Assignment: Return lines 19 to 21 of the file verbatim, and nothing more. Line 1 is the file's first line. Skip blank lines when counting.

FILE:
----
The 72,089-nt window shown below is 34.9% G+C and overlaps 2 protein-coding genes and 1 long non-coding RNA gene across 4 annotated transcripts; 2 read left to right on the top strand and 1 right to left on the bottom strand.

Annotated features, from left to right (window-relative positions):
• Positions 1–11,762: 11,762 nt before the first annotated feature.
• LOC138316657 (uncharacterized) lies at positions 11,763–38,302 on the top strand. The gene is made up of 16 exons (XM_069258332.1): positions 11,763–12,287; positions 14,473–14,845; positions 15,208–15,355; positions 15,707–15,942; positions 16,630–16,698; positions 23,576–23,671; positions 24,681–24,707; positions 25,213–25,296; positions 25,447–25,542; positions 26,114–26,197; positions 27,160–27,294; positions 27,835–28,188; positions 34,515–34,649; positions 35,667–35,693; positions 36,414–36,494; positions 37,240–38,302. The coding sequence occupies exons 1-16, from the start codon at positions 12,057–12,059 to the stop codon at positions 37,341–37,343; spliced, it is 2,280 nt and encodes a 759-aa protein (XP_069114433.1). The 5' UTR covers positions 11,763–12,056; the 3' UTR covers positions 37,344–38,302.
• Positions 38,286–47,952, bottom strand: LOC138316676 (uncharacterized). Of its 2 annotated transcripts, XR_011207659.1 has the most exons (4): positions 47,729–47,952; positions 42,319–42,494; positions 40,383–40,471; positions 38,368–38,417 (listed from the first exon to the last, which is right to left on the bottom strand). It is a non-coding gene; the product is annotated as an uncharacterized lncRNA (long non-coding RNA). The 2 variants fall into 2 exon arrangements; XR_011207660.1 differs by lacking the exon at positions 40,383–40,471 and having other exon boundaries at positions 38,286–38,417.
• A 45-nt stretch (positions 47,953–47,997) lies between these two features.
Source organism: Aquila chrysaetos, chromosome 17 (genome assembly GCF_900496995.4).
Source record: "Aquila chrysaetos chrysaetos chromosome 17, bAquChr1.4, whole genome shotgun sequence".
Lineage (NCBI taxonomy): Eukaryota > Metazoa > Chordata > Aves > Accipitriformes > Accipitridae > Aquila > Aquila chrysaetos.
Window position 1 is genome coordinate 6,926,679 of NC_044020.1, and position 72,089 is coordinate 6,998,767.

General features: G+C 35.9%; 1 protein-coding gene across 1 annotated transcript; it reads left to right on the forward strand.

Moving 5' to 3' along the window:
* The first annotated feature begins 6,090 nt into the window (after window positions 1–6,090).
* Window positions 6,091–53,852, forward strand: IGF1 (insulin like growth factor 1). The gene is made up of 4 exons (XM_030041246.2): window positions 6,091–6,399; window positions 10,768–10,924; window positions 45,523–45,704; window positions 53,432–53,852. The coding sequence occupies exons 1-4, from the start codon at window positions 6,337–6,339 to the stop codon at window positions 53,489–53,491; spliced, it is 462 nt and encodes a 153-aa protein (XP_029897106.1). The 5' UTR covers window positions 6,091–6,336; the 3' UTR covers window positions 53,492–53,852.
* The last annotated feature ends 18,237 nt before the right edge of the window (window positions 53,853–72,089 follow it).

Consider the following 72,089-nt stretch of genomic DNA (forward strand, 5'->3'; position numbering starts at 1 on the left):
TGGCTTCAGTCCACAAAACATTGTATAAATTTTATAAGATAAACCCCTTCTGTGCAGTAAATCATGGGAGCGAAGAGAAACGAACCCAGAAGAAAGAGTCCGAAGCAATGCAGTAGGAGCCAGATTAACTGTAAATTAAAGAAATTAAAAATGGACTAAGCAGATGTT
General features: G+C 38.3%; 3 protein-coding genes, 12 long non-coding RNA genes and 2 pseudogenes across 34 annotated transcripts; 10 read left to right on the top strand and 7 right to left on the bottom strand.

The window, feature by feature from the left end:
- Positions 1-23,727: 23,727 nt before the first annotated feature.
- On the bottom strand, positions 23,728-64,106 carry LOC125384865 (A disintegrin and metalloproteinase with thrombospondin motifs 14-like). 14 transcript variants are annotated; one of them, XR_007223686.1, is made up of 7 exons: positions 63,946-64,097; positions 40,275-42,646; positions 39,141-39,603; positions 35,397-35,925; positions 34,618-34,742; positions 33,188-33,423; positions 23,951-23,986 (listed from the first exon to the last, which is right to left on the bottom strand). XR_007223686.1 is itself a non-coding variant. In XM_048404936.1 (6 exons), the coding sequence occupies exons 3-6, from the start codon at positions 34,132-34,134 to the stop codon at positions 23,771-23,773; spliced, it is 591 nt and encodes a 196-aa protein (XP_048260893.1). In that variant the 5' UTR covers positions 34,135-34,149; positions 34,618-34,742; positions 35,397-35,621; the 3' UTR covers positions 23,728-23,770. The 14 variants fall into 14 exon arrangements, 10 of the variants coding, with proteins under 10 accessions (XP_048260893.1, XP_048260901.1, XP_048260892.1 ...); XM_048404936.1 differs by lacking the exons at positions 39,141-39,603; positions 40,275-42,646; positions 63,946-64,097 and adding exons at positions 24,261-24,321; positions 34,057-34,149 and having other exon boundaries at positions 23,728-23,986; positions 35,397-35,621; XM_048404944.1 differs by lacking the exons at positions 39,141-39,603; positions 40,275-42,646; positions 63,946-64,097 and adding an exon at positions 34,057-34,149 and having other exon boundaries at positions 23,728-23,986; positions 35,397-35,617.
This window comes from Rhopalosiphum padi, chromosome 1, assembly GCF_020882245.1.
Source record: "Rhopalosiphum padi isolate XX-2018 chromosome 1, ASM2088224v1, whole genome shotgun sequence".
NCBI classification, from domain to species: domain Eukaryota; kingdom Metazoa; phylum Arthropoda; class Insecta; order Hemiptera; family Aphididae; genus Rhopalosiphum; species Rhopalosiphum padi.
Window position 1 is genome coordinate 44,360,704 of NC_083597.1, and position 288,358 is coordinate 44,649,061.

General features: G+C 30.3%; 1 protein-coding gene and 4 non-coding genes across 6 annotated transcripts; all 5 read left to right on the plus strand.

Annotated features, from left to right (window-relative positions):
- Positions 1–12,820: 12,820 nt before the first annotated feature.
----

The window, feature by feature from the left end:
- Positions 1-23,727: 23,727 nt before the first annotated feature.
- On the bottom strand, positions 23,728-64,106 carry LOC125384865 (A disintegrin and metalloproteinase with thrombospondin motifs 14-like). 14 transcript variants are annotated; one of them, XR_007223686.1, is made up of 7 exons: positions 63,946-64,097; positions 40,275-42,646; positions 39,141-39,603; positions 35,397-35,925; positions 34,618-34,742; positions 33,188-33,423; positions 23,951-23,986 (listed from the first exon to the last, which is right to left on the bottom strand). XR_007223686.1 is itself a non-coding variant. In XM_048404936.1 (6 exons), the coding sequence occupies exons 3-6, from the start codon at positions 34,132-34,134 to the stop codon at positions 23,771-23,773; spliced, it is 591 nt and encodes a 196-aa protein (XP_048260893.1). In that variant the 5' UTR covers positions 34,135-34,149; positions 34,618-34,742; positions 35,397-35,621; the 3' UTR covers positions 23,728-23,770. The 14 variants fall into 14 exon arrangements, 10 of the variants coding, with proteins under 10 accessions (XP_048260893.1, XP_048260901.1, XP_048260892.1 ...); XM_048404936.1 differs by lacking the exons at positions 39,141-39,603; positions 40,275-42,646; positions 63,946-64,097 and adding exons at positions 24,261-24,321; positions 34,057-34,149 and having other exon boundaries at positions 23,728-23,986; positions 35,397-35,621; XM_048404944.1 differs by lacking the exons at positions 39,141-39,603; positions 40,275-42,646; positions 63,946-64,097 and adding an exon at positions 34,057-34,149 and having other exon boundaries at positions 23,728-23,986; positions 35,397-35,617.